Twenty-one opposition parties today asked the Supreme Court to review its order on counting the slips of only five EVM paper trail machines in every assembly segment. The parties reiterated its request for counting at least 50 per cent of the voter-verifiable paper trail (VVPAT) slips, a plea that was turned down by the Supreme Court earlier this month.
On April 8, the Election Commission said random checks of VVPAT slips to verify whether votes have been recorded accurately will be increased across the country, after the Supreme Court ordered a "high degree of accuracy" in the national election that started on April 11.
The increase may delay results by around an hour, election officials had said.
The Election Commission had argued that results of the election could be delayed by five days if 50 per cent of VVPATs in every assembly segment is counted, following which the top court told the poll body to increase the number of VVPAT machines from one to just five, so the delay will be marginal.
VVPATs are being used for the first time in any Lok Sabha election; they have till now been used in some parliamentary and assembly bypolls.
After votes are cast, the polling station where VVPAT slips are matched with vote machine results is decided by a draw of lots in the presence of candidates. The April 8 Supreme Court order meant that five polling stations, instead of one, will be picked for the random matching of slips.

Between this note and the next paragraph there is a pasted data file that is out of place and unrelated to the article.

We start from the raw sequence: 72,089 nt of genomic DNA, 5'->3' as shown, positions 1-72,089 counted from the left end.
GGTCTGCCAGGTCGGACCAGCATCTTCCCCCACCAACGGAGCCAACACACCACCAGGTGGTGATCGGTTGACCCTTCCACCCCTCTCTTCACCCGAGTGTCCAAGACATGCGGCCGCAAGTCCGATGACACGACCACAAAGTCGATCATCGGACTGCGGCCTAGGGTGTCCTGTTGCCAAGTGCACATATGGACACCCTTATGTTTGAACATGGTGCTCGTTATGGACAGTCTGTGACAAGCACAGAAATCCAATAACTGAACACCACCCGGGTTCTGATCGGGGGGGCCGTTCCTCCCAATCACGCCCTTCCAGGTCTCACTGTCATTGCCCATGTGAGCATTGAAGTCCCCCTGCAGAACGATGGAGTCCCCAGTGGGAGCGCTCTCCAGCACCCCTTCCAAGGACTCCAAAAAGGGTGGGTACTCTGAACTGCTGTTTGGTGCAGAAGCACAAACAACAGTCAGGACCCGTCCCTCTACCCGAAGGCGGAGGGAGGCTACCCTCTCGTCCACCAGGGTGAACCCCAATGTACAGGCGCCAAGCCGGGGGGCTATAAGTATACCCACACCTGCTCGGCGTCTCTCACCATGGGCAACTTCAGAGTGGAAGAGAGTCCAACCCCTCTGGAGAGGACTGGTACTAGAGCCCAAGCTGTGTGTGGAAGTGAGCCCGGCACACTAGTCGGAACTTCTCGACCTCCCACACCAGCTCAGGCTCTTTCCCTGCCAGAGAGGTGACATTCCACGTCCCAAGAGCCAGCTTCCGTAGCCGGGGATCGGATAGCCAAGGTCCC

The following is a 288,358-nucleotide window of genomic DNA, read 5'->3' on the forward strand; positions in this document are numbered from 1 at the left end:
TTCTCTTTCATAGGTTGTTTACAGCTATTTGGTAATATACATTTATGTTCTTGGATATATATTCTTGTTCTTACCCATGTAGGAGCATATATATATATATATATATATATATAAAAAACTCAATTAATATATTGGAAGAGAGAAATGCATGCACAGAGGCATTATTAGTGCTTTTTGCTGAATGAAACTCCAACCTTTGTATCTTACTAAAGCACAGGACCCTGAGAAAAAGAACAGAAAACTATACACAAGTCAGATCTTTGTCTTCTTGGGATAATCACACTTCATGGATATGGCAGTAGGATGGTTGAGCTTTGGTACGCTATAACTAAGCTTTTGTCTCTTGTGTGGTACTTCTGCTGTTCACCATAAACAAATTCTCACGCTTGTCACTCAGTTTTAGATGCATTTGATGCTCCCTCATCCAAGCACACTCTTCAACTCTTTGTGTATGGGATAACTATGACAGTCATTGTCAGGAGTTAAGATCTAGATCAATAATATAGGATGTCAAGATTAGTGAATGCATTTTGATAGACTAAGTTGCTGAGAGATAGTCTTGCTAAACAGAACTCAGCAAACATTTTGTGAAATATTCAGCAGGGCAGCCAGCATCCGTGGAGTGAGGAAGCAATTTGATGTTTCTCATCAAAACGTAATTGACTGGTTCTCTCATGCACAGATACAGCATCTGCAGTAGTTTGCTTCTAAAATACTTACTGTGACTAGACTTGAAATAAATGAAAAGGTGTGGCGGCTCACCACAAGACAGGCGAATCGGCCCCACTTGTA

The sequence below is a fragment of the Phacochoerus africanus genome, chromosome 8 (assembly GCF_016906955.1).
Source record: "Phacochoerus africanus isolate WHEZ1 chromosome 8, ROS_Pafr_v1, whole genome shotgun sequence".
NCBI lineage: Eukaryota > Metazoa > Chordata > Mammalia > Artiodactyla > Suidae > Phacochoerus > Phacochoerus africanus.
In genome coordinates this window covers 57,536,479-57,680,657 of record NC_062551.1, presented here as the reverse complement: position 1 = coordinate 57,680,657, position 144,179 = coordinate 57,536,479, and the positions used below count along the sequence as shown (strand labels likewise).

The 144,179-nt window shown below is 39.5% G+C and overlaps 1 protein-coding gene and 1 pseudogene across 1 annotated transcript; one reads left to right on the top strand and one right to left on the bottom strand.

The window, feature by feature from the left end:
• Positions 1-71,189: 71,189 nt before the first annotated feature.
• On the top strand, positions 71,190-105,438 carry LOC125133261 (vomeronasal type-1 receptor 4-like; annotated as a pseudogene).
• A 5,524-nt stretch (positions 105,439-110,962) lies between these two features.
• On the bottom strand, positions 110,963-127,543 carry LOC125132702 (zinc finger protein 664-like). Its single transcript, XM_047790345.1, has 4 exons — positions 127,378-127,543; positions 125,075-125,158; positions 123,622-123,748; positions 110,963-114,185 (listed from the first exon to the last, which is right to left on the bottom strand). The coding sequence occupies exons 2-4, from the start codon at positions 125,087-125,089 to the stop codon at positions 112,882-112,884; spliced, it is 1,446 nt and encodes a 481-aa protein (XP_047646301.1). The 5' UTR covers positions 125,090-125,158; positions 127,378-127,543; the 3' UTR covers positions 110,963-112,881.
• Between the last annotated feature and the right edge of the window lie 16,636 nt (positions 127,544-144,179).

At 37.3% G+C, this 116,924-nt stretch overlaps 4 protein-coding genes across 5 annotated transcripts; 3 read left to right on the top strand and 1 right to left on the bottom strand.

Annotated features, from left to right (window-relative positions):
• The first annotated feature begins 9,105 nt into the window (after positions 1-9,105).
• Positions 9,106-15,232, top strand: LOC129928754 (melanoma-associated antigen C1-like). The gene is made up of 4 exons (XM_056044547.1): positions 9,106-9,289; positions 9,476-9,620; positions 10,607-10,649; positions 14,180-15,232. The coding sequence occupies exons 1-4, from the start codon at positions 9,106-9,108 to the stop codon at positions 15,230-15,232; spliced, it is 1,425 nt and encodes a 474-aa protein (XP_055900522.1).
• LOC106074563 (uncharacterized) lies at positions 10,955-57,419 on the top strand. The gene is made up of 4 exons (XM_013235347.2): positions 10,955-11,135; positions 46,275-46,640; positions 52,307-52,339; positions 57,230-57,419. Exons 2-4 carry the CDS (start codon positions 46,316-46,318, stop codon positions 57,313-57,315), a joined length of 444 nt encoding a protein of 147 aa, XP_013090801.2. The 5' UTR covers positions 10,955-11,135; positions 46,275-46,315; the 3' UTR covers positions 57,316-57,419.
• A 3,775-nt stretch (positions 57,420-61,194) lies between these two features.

The request by the 21 opposition parties to increase counting of VVPATs comes amid constant fights among parties in election season.
The Election Commission has said that based on inputs from the Indian Statistical Institute, a sample survey of 479 assembly segments would generate 99.99 per cent accuracy. The poll body had also flagged infrastructure and workforce constraints; it said it needs a minimum team of three officers to count VVPATs.
The poll body at present matches VVPAT slips of 4,125 EVMs under the "one EVM per assembly segment" guideline. Following the earlier court order, the Election Commission will count the VVPAT slips of five times as many machines in each constituency, or that of 20,625 EVMs.
The Supreme Court had also made it clear that it was not casting any doubt on the Election Commission's checks and processes.